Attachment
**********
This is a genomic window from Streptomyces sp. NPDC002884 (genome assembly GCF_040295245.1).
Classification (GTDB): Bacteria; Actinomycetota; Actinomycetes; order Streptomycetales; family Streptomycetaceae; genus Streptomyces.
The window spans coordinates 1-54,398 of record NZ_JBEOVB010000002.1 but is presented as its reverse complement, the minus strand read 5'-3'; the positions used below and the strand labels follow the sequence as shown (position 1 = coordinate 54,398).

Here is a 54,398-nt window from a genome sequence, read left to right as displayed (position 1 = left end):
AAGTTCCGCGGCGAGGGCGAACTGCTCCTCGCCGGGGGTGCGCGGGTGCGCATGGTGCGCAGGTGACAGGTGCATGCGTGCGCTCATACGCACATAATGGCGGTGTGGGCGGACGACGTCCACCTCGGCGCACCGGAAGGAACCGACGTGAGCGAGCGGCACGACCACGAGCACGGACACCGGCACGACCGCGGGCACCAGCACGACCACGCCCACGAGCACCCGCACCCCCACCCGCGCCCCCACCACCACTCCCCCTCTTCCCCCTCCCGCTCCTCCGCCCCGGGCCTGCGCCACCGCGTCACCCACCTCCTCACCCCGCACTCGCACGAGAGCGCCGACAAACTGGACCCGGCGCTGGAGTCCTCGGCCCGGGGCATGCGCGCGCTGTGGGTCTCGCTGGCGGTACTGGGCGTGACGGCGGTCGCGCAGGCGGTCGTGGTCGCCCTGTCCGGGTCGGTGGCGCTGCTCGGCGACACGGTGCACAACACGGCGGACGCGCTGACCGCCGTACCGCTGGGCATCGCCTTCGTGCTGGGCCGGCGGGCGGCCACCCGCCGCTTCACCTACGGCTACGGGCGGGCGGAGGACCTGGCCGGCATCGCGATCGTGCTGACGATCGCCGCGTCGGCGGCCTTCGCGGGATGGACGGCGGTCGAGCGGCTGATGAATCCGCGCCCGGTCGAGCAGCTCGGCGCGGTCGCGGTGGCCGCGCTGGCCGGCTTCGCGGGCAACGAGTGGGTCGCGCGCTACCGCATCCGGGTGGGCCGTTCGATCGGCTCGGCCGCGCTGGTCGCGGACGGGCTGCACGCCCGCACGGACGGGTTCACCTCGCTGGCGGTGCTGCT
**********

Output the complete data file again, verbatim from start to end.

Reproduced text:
This is a genomic window from Streptomyces sp. NPDC002884 (genome assembly GCF_040295245.1).
Classification (GTDB): Bacteria; Actinomycetota; Actinomycetes; order Streptomycetales; family Streptomycetaceae; genus Streptomyces.
The window spans coordinates 1-54,398 of record NZ_JBEOVB010000002.1 but is presented as its reverse complement, the minus strand read 5'-3'; the positions used below and the strand labels follow the sequence as shown (position 1 = coordinate 54,398).

Here is a 54,398-nt window from a genome sequence, read left to right as displayed (position 1 = left end):
AAGTTCCGCGGCGAGGGCGAACTGCTCCTCGCCGGGGGTGCGCGGGTGCGCATGGTGCGCAGGTGACAGGTGCATGCGTGCGCTCATACGCACATAATGGCGGTGTGGGCGGACGACGTCCACCTCGGCGCACCGGAAGGAACCGACGTGAGCGAGCGGCACGACCACGAGCACGGACACCGGCACGACCGCGGGCACCAGCACGACCACGCCCACGAGCACCCGCACCCCCACCCGCGCCCCCACCACCACTCCCCCTCTTCCCCCTCCCGCTCCTCCGCCCCGGGCCTGCGCCACCGCGTCACCCACCTCCTCACCCCGCACTCGCACGAGAGCGCCGACAAACTGGACCCGGCGCTGGAGTCCTCGGCCCGGGGCATGCGCGCGCTGTGGGTCTCGCTGGCGGTACTGGGCGTGACGGCGGTCGCGCAGGCGGTCGTGGTCGCCCTGTCCGGGTCGGTGGCGCTGCTCGGCGACACGGTGCACAACACGGCGGACGCGCTGACCGCCGTACCGCTGGGCATCGCCTTCGTGCTGGGCCGGCGGGCGGCCACCCGCCGCTTCACCTACGGCTACGGGCGGGCGGAGGACCTGGCCGGCATCGCGATCGTGCTGACGATCGCCGCGTCGGCGGCCTTCGCGGGATGGACGGCGGTCGAGCGGCTGATGAATCCGCGCCCGGTCGAGCAGCTCGGCGCGGTCGCGGTGGCCGCGCTGGCCGGCTTCGCGGGCAACGAGTGGGTCGCGCGCTACCGCATCCGGGTGGGCCGTTCGATCGGCTCGGCCGCGCTGGTCGCGGACGGGCTGCACGCCCGCACGGACGGGTTCACCTCGCTGGCGGTGCTGCT